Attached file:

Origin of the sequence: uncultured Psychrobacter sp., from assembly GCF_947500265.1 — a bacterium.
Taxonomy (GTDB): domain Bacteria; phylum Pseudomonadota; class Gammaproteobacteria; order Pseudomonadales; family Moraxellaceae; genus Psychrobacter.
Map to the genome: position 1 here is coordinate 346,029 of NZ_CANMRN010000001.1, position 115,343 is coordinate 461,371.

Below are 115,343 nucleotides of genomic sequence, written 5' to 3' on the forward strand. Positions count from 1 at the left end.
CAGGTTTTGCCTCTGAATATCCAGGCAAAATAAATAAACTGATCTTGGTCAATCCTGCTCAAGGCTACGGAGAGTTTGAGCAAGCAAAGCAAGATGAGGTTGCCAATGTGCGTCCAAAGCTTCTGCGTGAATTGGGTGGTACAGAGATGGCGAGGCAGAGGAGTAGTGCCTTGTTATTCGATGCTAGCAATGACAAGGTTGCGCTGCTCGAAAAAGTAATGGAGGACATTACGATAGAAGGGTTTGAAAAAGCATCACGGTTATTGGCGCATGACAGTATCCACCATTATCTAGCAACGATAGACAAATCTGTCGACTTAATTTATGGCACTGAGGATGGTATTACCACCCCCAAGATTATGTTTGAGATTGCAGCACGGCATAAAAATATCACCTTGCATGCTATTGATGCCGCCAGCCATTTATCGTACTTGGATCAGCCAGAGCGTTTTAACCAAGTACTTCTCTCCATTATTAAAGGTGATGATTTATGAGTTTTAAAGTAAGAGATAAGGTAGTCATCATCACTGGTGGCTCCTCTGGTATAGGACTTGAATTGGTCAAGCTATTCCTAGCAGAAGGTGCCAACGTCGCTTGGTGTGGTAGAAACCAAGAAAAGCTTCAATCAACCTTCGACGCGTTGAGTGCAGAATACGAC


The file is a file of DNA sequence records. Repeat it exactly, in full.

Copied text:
Origin of the sequence: uncultured Psychrobacter sp., from assembly GCF_947500265.1 — a bacterium.
Taxonomy (GTDB): domain Bacteria; phylum Pseudomonadota; class Gammaproteobacteria; order Pseudomonadales; family Moraxellaceae; genus Psychrobacter.
Map to the genome: position 1 here is coordinate 346,029 of NZ_CANMRN010000001.1, position 115,343 is coordinate 461,371.

Below are 115,343 nucleotides of genomic sequence, written 5' to 3' on the forward strand. Positions count from 1 at the left end.
CAGGTTTTGCCTCTGAATATCCAGGCAAAATAAATAAACTGATCTTGGTCAATCCTGCTCAAGGCTACGGAGAGTTTGAGCAAGCAAAGCAAGATGAGGTTGCCAATGTGCGTCCAAAGCTTCTGCGTGAATTGGGTGGTACAGAGATGGCGAGGCAGAGGAGTAGTGCCTTGTTATTCGATGCTAGCAATGACAAGGTTGCGCTGCTCGAAAAAGTAATGGAGGACATTACGATAGAAGGGTTTGAAAAAGCATCACGGTTATTGGCGCATGACAGTATCCACCATTATCTAGCAACGATAGACAAATCTGTCGACTTAATTTATGGCACTGAGGATGGTATTACCACCCCCAAGATTATGTTTGAGATTGCAGCACGGCATAAAAATATCACCTTGCATGCTATTGATGCCGCCAGCCATTTATCGTACTTGGATCAGCCAGAGCGTTTTAACCAAGTACTTCTCTCCATTATTAAAGGTGATGATTTATGAGTTTTAAAGTAAGAGATAAGGTAGTCATCATCACTGGTGGCTCCTCTGGTATAGGACTTGAATTGGTCAAGCTATTCCTAGCAGAAGGTGCCAACGTCGCTTGGTGTGGTAGAAACCAAGAAAAGCTTCAATCAACCTTCGACGCGTTGAGTGCAGAATACGAC